Community And Technical Colleges Could Be Free For HS Students
by Aundrea Cline-Thomas
NASHVILLE, Tenn. - Community and technical colleges have always been a more cost effective way to get a higher education. Now Governor Haslam wants to make them free for high school graduates.
"I meet so many students who really, really strongly want to go to college," college mentor Ellen Houston said, "and there's a big information gap."
In Ellen Houston's workroom at Glencliff High School, plans of going to college become a reality.
"I even have her number," senior Androw Iberahim explained. Houston notifies him of opportunities and ensures that he meets key deadlines in the college application process.
For students like Iberahim, the cost of a higher education can be a barrier.
"You don't need to say no to free money," Iberahim said.
For him, the free money came in the form of a new program to Metro Schools called Tennessee Achieves. The program pays the tuition at a community college for recent high school graduates in exchange for eight hours of community service each semester.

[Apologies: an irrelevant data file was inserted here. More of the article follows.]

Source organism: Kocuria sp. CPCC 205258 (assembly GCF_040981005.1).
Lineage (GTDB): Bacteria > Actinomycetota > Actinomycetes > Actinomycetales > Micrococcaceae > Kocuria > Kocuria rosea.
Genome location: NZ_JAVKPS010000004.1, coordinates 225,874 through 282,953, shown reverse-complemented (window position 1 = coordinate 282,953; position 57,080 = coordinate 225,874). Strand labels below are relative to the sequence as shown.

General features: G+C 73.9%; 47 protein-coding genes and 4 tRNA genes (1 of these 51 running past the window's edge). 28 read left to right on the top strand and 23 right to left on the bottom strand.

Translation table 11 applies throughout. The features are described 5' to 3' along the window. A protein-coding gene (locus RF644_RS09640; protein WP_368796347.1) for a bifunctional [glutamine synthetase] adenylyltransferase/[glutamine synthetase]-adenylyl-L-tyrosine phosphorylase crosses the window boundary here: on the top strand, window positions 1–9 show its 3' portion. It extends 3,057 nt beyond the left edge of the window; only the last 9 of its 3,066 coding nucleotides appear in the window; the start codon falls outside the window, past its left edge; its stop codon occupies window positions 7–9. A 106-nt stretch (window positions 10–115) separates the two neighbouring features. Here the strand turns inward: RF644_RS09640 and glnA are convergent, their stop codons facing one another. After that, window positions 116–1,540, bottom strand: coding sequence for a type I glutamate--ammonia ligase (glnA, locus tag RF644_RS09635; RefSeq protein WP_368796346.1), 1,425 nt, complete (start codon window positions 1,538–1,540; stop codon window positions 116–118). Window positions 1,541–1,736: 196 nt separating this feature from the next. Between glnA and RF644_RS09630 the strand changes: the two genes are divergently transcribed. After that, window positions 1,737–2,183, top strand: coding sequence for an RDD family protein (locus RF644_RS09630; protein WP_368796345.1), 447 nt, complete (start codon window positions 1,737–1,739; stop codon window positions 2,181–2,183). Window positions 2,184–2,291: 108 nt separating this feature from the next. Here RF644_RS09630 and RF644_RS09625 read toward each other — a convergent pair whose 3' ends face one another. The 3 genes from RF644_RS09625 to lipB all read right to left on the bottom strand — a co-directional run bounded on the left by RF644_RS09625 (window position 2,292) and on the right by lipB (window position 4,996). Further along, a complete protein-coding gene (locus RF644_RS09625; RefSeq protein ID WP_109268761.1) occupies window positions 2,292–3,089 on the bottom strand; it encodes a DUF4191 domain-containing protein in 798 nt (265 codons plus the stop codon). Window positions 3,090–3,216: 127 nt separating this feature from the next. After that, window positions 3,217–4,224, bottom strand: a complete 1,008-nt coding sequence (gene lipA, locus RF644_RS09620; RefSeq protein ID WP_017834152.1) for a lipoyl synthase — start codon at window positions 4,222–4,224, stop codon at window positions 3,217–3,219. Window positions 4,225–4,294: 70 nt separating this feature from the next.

"If we want to have jobs ready for Tennesseans we have to make sure Tennesseans are ready for jobs," Governor Haslam said.
Monday he announced his desire to give the same opportunity to high school seniors across Tennessee during the State of the State address. Dubbed "Promise Tennessee," Governor Haslam's plan would also pay the tuition at community or technical colleges.
"I think that education and especially higher education is really a key part of ending the cycle of poverty," Houston said.
Each student would be paired with a mentor like Ellen Houston who in addition to her job as a college counselor has specifically committed to helping Androw get his Associates degree.
Androw says the support makes all the difference.
"Without Miss Ellen," he said, "no I couldn't handle all of this."
To pay for it Governor Haslam changes would be made to how much is being awarded for the HOPE Scholarship. The award for community colleges would go from $2,000 to $3,000 a year. Meanwhile students applying the money to a four year college, the awards would decrease from $4,000 to $3,000 the during first two years, then increase to $5,000 the last two years.
Governor Haslam plans to use the lottery reserves to pay for the program that's estimated to cost $34 million a year.
Students in the Academy of Energy and Power at Maplewood are busy getting ready for next week's Project Expo and had the opportunity to show it off some of their projects to Tennessee Congressman Jim Cooper.